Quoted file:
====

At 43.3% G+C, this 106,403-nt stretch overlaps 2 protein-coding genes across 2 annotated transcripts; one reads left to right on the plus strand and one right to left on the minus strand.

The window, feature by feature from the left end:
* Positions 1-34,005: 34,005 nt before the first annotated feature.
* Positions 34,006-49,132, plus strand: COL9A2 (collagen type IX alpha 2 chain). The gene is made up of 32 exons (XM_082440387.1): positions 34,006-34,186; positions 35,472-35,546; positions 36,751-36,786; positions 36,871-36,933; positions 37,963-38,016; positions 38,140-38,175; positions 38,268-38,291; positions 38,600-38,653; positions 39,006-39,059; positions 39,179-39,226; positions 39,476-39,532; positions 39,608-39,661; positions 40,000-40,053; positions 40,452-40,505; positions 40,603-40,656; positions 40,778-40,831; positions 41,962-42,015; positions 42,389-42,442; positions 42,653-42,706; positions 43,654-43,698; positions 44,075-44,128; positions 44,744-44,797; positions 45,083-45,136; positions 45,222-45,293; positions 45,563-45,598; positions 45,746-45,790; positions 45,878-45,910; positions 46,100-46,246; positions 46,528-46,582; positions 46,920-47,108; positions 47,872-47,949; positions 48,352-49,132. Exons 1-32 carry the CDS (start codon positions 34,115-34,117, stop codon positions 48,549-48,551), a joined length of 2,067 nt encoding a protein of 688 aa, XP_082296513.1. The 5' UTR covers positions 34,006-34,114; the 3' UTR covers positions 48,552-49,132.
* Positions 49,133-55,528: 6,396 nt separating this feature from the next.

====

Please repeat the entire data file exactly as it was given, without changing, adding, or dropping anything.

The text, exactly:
At 43.3% G+C, this 106,403-nt stretch overlaps 2 protein-coding genes across 2 annotated transcripts; one reads left to right on the plus strand and one right to left on the minus strand.

The window, feature by feature from the left end:
* Positions 1-34,005: 34,005 nt before the first annotated feature.
* Positions 34,006-49,132, plus strand: COL9A2 (collagen type IX alpha 2 chain). The gene is made up of 32 exons (XM_082440387.1): positions 34,006-34,186; positions 35,472-35,546; positions 36,751-36,786; positions 36,871-36,933; positions 37,963-38,016; positions 38,140-38,175; positions 38,268-38,291; positions 38,600-38,653; positions 39,006-39,059; positions 39,179-39,226; positions 39,476-39,532; positions 39,608-39,661; positions 40,000-40,053; positions 40,452-40,505; positions 40,603-40,656; positions 40,778-40,831; positions 41,962-42,015; positions 42,389-42,442; positions 42,653-42,706; positions 43,654-43,698; positions 44,075-44,128; positions 44,744-44,797; positions 45,083-45,136; positions 45,222-45,293; positions 45,563-45,598; positions 45,746-45,790; positions 45,878-45,910; positions 46,100-46,246; positions 46,528-46,582; positions 46,920-47,108; positions 47,872-47,949; positions 48,352-49,132. Exons 1-32 carry the CDS (start codon positions 34,115-34,117, stop codon positions 48,549-48,551), a joined length of 2,067 nt encoding a protein of 688 aa, XP_082296513.1. The 5' UTR covers positions 34,006-34,114; the 3' UTR covers positions 48,552-49,132.
* Positions 49,133-55,528: 6,396 nt separating this feature from the next.